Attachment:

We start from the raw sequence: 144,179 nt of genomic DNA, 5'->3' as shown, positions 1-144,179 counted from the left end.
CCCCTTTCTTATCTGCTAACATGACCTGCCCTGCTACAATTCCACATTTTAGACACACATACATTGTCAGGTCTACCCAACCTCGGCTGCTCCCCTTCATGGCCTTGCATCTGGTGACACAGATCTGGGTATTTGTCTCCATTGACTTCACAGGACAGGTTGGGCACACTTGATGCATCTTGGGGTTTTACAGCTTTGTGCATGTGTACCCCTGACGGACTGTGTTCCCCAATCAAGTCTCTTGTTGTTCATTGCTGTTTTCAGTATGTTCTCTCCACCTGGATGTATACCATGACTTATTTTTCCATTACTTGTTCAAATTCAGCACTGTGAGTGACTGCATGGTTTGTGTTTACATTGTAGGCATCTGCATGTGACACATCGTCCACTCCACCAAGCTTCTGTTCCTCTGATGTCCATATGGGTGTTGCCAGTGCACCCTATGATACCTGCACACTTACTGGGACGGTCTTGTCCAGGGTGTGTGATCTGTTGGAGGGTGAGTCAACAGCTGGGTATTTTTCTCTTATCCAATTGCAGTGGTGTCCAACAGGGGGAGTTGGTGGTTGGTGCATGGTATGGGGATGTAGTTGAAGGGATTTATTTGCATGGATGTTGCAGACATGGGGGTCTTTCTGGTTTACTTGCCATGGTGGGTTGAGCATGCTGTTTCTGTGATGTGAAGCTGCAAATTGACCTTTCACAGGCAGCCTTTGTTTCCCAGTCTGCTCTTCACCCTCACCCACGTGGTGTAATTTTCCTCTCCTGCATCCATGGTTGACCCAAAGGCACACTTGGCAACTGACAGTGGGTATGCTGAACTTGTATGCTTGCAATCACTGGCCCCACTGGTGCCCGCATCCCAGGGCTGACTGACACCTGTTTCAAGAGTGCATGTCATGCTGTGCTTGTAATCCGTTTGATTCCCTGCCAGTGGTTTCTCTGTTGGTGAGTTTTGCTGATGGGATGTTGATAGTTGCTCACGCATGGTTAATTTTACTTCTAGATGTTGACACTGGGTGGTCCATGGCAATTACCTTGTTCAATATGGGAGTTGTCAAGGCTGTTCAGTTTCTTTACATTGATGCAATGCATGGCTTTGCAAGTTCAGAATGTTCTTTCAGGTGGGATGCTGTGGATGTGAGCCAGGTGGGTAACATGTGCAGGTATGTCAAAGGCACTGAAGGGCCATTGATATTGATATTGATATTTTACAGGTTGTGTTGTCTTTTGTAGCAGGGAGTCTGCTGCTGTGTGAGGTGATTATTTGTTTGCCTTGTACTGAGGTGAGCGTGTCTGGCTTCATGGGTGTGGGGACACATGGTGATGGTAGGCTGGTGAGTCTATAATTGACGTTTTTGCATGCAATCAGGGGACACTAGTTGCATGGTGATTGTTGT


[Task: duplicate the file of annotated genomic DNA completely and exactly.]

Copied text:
We start from the raw sequence: 144,179 nt of genomic DNA, 5'->3' as shown, positions 1-144,179 counted from the left end.
CCCCTTTCTTATCTGCTAACATGACCTGCCCTGCTACAATTCCACATTTTAGACACACATACATTGTCAGGTCTACCCAACCTCGGCTGCTCCCCTTCATGGCCTTGCATCTGGTGACACAGATCTGGGTATTTGTCTCCATTGACTTCACAGGACAGGTTGGGCACACTTGATGCATCTTGGGGTTTTACAGCTTTGTGCATGTGTACCCCTGACGGACTGTGTTCCCCAATCAAGTCTCTTGTTGTTCATTGCTGTTTTCAGTATGTTCTCTCCACCTGGATGTATACCATGACTTATTTTTCCATTACTTGTTCAAATTCAGCACTGTGAGTGACTGCATGGTTTGTGTTTACATTGTAGGCATCTGCATGTGACACATCGTCCACTCCACCAAGCTTCTGTTCCTCTGATGTCCATATGGGTGTTGCCAGTGCACCCTATGATACCTGCACACTTACTGGGACGGTCTTGTCCAGGGTGTGTGATCTGTTGGAGGGTGAGTCAACAGCTGGGTATTTTTCTCTTATCCAATTGCAGTGGTGTCCAACAGGGGGAGTTGGTGGTTGGTGCATGGTATGGGGATGTAGTTGAAGGGATTTATTTGCATGGATGTTGCAGACATGGGGGTCTTTCTGGTTTACTTGCCATGGTGGGTTGAGCATGCTGTTTCTGTGATGTGAAGCTGCAAATTGACCTTTCACAGGCAGCCTTTGTTTCCCAGTCTGCTCTTCACCCTCACCCACGTGGTGTAATTTTCCTCTCCTGCATCCATGGTTGACCCAAAGGCACACTTGGCAACTGACAGTGGGTATGCTGAACTTGTATGCTTGCAATCACTGGCCCCACTGGTGCCCGCATCCCAGGGCTGACTGACACCTGTTTCAAGAGTGCATGTCATGCTGTGCTTGTAATCCGTTTGATTCCCTGCCAGTGGTTTCTCTGTTGGTGAGTTTTGCTGATGGGATGTTGATAGTTGCTCACGCATGGTTAATTTTACTTCTAGATGTTGACACTGGGTGGTCCATGGCAATTACCTTGTTCAATATGGGAGTTGTCAAGGCTGTTCAGTTTCTTTACATTGATGCAATGCATGGCTTTGCAAGTTCAGAATGTTCTTTCAGGTGGGATGCTGTGGATGTGAGCCAGGTGGGTAACATGTGCAGGTATGTCAAAGGCACTGAAGGGCCATTGATATTGATATTGATATTTTACAGGTTGTGTTGTCTTTTGTAGCAGGGAGTCTGCTGCTGTGTGAGGTGATTATTTGTTTGCCTTGTACTGAGGTGAGCGTGTCTGGCTTCATGGGTGTGGGGACACATGGTGATGGTAGGCTGGTGAGTCTATAATTGACGTTTTTGCATGCAATCAGGGGACACTAGTTGCATGGTGATTGTTGT